The impracticality of a universal drought definition
This paper demonstrates the impracticality of a comprehensive mathematical definition of the term ‘drought’ which formalises the general qualitative definition that drought is ‘a deficit of water relative to normal conditions’. Starting from the local water balance, it is shown that a universal description of drought requires reference to water supply, demand and management. The influence of human intervention through water management is shown to be intrinsic to the definition of drought in the universal sense and can only be eliminated in the case of purely meteorological drought. The state of drought is shown to be predicated on the existence of climatological norms for a multitude of process-specific terms. In general, these norms are either difficult to obtain or even non-existent in the non-stationary context of climate change. Such climatological considerations, in conjunction with the difficulty of quantifying human influence, lead to the conclusion that we cannot reasonably expect the existence of any workable generalised objective definition of drought.
KeywordsDrought Severity Standardise Precipitation Index Drought Index Meteorological Drought Drought Impact
The author thanks Deloitte for supporting the Deloitte-Walker Institute Research Fellowship at the University of Reading.
- European Commission (2007) Second interim report on water scarcity and droughts. European Commission, Brussels, p 93Google Scholar
- Heim RR Jr (2002) A review of twentieth-century drought indices used in the United States. Bull Amer Meteor Soc 83(8):1149–1165Google Scholar
- Mawdsley J, Petts G, Walker S (1994) Assessment of drought severity. British Hydrological Society, London, p 30Google Scholar
- Palmer WC (1965) Meteorological drought. Research paper no. 45. US Weather Bureau, Washington, p 58Google Scholar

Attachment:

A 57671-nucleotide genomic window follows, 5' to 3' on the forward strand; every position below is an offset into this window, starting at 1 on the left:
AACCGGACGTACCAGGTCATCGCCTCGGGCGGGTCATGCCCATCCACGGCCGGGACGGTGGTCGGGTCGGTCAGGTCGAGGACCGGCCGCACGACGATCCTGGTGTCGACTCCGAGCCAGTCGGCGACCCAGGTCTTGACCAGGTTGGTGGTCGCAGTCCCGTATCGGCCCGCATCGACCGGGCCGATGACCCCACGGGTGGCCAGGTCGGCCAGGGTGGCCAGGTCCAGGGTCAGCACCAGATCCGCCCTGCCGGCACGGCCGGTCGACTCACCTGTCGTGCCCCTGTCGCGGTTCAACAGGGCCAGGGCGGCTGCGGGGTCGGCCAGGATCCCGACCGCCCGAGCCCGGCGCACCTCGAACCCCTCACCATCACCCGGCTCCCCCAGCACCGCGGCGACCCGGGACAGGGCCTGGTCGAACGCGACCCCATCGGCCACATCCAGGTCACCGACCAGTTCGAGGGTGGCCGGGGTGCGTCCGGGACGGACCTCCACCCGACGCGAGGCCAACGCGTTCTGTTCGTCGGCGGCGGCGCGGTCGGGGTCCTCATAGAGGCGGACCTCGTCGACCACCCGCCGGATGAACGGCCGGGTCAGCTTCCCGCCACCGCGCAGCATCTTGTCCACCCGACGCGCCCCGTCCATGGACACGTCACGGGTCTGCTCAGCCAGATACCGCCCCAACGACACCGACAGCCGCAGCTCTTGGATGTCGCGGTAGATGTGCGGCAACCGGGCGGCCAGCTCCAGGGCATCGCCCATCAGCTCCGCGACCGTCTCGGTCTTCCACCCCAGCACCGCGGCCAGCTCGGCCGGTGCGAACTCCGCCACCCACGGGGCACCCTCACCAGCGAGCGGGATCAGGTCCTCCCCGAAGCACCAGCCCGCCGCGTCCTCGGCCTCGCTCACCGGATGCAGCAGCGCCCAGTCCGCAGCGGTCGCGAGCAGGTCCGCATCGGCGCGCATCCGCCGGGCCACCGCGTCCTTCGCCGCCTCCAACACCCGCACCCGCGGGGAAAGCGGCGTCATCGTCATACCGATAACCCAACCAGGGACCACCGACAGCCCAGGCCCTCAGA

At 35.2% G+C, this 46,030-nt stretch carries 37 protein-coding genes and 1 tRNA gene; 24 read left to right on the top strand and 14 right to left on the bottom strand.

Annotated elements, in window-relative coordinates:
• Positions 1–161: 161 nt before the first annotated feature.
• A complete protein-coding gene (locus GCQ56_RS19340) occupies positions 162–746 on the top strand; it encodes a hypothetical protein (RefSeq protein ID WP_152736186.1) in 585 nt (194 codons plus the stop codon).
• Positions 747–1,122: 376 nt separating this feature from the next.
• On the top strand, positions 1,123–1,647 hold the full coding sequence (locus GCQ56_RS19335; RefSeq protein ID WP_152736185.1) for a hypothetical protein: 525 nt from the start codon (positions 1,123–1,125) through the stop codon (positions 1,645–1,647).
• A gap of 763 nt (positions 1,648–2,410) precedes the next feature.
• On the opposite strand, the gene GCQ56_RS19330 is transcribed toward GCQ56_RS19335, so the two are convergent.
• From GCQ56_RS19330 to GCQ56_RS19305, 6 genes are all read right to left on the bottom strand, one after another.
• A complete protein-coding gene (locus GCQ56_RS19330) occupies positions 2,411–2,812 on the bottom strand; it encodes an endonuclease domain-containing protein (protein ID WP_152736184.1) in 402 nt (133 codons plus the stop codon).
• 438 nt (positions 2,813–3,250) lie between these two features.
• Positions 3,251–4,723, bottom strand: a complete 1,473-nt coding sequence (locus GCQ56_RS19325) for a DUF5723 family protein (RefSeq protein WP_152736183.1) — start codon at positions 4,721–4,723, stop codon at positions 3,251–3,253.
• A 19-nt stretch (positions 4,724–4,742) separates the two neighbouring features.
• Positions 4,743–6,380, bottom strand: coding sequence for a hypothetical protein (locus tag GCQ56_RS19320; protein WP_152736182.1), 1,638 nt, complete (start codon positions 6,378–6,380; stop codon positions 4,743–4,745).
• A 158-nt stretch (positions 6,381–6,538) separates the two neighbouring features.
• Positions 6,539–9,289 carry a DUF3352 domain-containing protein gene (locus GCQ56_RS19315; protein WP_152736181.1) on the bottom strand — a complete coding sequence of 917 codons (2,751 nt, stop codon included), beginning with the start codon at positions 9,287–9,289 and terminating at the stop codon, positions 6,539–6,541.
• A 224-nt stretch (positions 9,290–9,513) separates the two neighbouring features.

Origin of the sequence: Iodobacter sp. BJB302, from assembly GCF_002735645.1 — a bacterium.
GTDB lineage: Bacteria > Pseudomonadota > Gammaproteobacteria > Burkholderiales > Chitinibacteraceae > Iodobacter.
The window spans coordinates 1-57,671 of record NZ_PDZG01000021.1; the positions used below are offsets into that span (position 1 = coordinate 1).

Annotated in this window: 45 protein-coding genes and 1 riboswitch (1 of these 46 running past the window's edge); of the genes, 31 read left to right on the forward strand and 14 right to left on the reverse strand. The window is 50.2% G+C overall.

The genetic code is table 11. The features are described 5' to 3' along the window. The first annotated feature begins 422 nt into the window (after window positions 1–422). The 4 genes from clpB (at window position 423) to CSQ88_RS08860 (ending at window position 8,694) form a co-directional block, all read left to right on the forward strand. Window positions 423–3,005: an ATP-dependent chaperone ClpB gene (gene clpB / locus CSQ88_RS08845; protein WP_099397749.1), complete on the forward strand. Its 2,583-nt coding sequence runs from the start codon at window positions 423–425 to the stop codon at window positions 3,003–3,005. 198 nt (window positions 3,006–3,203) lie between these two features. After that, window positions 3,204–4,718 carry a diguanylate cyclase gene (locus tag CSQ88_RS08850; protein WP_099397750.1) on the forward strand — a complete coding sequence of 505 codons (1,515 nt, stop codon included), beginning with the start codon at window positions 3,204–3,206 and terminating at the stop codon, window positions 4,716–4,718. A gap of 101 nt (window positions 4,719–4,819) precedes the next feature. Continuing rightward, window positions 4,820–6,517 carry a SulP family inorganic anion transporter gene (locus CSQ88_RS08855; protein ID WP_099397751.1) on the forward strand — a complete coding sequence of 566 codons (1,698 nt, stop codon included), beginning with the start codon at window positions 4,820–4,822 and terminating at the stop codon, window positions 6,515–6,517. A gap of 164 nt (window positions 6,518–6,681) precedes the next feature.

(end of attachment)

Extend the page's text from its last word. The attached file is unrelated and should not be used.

- Sheffield J, Wood EF (2011). Drought: past problems and future scenarios. Earthscan, London, p 210Google Scholar
- Smakhtin VU, Hughes DA (2004) Review, automated estimation and analyses of drought indices in South Asia. Number working paper no. 83—drought series paper no. 1. IWMI, ColomboGoogle Scholar
- Steila D (1987) The encyclopedia of climatology, chap Drought. van Nostrand Reinhold, pp 388395; p 1002Google Scholar
- Svoboda M, LeComte D, Hayes M, Heim R, Gleason K, Angel J, Rippey B, Tinker R, Palecki M, Stooksbury D, Miskus D, Stephens S (2002) The drought monitor. Bull Am Meteor Soc 83(8):1181–1190Google Scholar
- Tallaksen LM, van Lanen HAJ (2004) Hydrological drought: processes and estimation methods for streamflow and groundwater. Developments in water science. Elsevier, Amsterdam, ISBN 9780444517678, p 579Google Scholar
- van Lanen HAJ, Kundzewicz ZW, Tallaksen LM, Hisdal H, Fendeková M, Prudhomme C (2009) Indices for different types of droughts and floods at different scales. WATCH Tech Rep 11:20Google Scholar
- World Meteorological Organization (1992) International meteorological vocabulary, 2nd edn. Publication no. 182. World Meteorological Organization (WMO), Geneva, p 784Google Scholar